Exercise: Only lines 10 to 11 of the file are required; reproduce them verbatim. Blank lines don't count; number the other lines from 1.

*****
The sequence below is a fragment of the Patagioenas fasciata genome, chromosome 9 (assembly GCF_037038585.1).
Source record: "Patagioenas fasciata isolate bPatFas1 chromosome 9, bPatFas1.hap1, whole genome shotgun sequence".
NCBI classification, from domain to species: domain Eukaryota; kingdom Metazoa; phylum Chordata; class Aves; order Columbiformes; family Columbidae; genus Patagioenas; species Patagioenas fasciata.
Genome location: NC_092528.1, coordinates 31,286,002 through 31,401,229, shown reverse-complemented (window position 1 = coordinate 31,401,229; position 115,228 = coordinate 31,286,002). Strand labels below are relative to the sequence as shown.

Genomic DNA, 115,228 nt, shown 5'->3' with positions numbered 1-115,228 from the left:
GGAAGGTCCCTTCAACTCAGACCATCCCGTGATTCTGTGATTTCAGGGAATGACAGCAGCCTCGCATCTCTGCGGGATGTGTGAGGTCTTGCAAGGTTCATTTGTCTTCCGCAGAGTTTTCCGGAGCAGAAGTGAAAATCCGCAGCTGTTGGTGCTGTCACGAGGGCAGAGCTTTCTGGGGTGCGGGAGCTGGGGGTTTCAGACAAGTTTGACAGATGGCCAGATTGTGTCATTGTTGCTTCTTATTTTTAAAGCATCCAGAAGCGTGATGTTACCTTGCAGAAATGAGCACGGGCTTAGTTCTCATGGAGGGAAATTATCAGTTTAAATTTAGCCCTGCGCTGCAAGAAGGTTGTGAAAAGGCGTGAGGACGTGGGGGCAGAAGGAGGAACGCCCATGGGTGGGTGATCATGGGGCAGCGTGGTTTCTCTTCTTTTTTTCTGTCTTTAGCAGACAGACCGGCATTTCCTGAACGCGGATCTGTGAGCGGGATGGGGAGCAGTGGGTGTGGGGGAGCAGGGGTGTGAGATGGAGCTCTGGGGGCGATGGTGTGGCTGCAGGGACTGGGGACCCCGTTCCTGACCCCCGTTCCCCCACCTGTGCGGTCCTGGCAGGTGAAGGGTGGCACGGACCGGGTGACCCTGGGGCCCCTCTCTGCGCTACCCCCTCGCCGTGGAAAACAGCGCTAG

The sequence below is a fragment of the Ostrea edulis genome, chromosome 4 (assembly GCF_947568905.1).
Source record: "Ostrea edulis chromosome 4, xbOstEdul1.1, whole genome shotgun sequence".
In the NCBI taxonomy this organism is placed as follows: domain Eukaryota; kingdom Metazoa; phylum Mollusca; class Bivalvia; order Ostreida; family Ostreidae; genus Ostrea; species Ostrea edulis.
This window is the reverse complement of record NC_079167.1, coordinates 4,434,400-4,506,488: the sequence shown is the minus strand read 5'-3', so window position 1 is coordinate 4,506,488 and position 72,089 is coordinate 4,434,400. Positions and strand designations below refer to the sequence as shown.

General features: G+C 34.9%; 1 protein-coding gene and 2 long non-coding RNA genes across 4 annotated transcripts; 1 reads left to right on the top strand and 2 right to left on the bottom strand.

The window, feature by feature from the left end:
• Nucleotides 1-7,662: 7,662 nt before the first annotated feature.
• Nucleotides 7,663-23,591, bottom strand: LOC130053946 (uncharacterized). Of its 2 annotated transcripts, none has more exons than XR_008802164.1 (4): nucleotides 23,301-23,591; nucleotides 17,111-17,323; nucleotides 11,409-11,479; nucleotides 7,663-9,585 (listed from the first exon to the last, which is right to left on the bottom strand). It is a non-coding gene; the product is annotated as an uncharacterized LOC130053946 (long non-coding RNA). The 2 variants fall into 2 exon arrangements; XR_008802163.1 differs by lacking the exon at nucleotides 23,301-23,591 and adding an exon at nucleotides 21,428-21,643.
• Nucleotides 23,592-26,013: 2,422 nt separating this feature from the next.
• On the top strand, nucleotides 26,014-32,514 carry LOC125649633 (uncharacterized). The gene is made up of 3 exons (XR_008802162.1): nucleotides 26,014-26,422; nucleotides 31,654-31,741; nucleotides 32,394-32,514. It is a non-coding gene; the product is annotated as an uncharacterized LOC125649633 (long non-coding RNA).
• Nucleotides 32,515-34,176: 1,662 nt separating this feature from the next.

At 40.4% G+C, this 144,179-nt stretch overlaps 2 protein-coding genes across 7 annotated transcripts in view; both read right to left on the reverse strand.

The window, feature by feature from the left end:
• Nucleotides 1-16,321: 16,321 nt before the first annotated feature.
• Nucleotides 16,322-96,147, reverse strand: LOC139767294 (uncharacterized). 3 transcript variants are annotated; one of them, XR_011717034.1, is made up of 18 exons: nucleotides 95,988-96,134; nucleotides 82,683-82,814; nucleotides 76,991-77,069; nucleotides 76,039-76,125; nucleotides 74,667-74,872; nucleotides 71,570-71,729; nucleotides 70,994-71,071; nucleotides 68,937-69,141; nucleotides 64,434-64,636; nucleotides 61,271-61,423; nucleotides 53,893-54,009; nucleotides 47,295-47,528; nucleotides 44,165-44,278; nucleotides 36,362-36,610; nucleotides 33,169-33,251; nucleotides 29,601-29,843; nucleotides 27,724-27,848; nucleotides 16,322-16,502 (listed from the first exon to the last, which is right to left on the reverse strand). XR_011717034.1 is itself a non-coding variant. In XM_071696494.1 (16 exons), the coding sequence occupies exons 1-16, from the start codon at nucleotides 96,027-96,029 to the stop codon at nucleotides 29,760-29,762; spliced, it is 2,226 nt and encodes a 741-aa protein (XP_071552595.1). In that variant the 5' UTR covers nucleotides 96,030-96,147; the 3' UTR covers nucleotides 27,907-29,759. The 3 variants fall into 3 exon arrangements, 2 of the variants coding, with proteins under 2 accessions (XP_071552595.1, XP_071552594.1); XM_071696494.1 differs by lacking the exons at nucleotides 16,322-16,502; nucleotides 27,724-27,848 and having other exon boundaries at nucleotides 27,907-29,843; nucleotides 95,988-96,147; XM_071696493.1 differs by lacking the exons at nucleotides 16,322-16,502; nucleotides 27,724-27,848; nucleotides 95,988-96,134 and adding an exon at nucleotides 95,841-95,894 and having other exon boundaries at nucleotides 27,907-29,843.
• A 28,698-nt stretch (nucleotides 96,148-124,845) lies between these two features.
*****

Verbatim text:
This window is the reverse complement of record NC_079167.1, coordinates 4,434,400-4,506,488: the sequence shown is the minus strand read 5'-3', so window position 1 is coordinate 4,506,488 and position 72,089 is coordinate 4,434,400. Positions and strand designations below refer to the sequence as shown.

General features: G+C 34.9%; 1 protein-coding gene and 2 long non-coding RNA genes across 4 annotated transcripts; 1 reads left to right on the top strand and 2 right to left on the bottom strand.